Psalm 30:6-12

As for me, I said in my prosperity, “I shall never be moved.”

By your favor, O Lord, you had established me as a strong mountain; you hid your face; I was dismayed. To you, O Lord, I cried, and to the Lord I made supplication:

“What profit is there in my death, if I go down to the Pit? Will the dust praise you? Will it tell of your faithfulness? Hear, O Lord, and be gracious to me! O Lord, be my helper!”

You have turned my mourning into dancing; you have taken off my sackcloth and clothed me with joy, so that my soul may praise you and not be silent. O Lord my God, I will give thanks to you forever. Psalm 30:6-12

The first line in this portion of Psalm 30 is quite revealing. It captures two potentially dangerous aspects of how we tend to think about God, and respond to God, in our lives. First, we (like pretty much all people down through the ages) tend to equate personal prosperity with God’s gracious favor. The danger here is that we run the risk of reducing our gratitude to God for all times to only crediting God with the good times. If we add our own hard work and intelligence to the formula then we end up with the prosperity gospel and we’ve shaken the dust of Jesus off of our feet and gone our own way.

And second, we fail to see the potential idolatry of our prosperity.

The Psalmist understands how we think and resists our efforts to go there. The reality is that hard times come, prosperity isn’t our salvation, and the bigger we are (in our own minds), the harder we fall (when things no longer go our way.) The Psalmist describes such moments in several ways, here he says that God “hid your face.”

And how do we respond? Our prayer becomes a negotiation with God. What good does it do if we fail? What profit is there in your cause, O God, if I die?

Again today we pray for the men and women who will leave their houses and apartments, drive to the station house, suit up, meet with their supervisors, and then head out to the street for the purpose of serving and protecting society. Some of those they serve will greet them with respect, feeling the comfort of their presence. Others will cringe inside when they see those cars turn down their street. Many will worry that today will be another day that God hides God’s face.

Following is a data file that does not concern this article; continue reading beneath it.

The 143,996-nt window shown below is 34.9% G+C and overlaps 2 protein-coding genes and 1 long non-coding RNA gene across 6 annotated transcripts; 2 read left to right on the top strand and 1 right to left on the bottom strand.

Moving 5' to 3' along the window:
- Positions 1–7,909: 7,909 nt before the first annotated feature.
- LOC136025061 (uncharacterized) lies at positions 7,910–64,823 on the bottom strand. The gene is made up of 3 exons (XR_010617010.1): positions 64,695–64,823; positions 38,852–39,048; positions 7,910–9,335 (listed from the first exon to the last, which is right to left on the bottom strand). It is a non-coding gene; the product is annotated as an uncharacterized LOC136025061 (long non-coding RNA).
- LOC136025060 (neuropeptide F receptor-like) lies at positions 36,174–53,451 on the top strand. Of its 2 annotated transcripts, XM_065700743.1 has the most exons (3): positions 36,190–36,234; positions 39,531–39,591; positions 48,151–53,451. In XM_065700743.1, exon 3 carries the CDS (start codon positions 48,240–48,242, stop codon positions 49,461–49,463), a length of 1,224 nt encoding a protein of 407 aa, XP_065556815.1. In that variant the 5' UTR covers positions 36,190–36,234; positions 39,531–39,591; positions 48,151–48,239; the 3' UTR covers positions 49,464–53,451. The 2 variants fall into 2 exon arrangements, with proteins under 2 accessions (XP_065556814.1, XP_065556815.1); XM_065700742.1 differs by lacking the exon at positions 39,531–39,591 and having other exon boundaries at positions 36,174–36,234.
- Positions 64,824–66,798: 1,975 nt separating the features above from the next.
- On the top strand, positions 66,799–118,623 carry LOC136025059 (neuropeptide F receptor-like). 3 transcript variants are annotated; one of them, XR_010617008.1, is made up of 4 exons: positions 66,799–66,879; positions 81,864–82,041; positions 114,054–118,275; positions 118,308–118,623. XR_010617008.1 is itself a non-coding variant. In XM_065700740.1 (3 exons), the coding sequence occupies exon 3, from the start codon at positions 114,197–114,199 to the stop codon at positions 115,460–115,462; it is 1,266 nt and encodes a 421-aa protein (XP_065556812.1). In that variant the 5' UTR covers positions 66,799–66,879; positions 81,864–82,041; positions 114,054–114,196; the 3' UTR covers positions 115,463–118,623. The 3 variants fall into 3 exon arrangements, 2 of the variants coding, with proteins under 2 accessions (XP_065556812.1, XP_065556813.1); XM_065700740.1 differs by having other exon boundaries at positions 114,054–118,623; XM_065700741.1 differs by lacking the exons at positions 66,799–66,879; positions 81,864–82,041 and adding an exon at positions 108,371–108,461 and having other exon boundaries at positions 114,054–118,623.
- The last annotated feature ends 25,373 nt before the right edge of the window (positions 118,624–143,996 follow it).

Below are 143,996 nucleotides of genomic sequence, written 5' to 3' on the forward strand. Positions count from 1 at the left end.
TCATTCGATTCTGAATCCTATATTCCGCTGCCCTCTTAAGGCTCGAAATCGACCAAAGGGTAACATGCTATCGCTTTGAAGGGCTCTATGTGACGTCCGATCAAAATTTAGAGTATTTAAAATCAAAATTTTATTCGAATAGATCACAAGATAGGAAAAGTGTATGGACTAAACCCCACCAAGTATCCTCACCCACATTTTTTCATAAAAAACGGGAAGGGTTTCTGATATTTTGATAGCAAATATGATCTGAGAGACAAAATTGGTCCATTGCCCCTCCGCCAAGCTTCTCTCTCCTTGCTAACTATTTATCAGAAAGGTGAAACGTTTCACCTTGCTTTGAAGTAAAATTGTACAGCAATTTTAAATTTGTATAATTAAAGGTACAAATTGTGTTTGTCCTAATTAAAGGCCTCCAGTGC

I once asked the patrol sergeant who I rode with through the night, “How do you handle the idea that something bad might happen to you on duty?” Not surprisingly, his response was both fatalistic and faithful, “I figure, if its my time, then its my time, and there isn’t much that I can do about it. That’s all up to God.”

There is no negotiation in that. There is no relying on “God will show me special favor because I’ve been a good boy.” This is not the prosperity gospel – look at my many blessings and see there how God has rewarded me. No, this is good old fashioned “take up your cross and follow me” discipleship. Doing what you do for the sake of the world with the willingness to suffer whatever might come your way along the way.

There are times when it feels like God has hidden God’s face from our sight…but looking back, isn’t it far more likely that we no longer see God’s face because WE have turned our backs on God? God is still there, always ready to turn our mourning into dancing; taking off our sackclothes and clothing us with joy, so that our souls may praise you and not be silent.”

Let us pray: Today, Lord, is a new day. It is another day. May today be a day when we submit our wills to your will, that we might do our part in the world for the common good of all. Protect those who serve and protect others. Draw near to the grieving, to those in despair, to those struggling with fear, with anger, with regret. May we not, even when times are good, turn our backs on you. May we, in all things and all times, know your presence and the redemptive power of your love. In Jesus’ name. Amen.


One Response to “Psalm 30:6-12”

  1. Carolee Says:

    I am so happy to know that God wants a relationship with me. And that I can talk to him in prayer and He will guide me and answer me.

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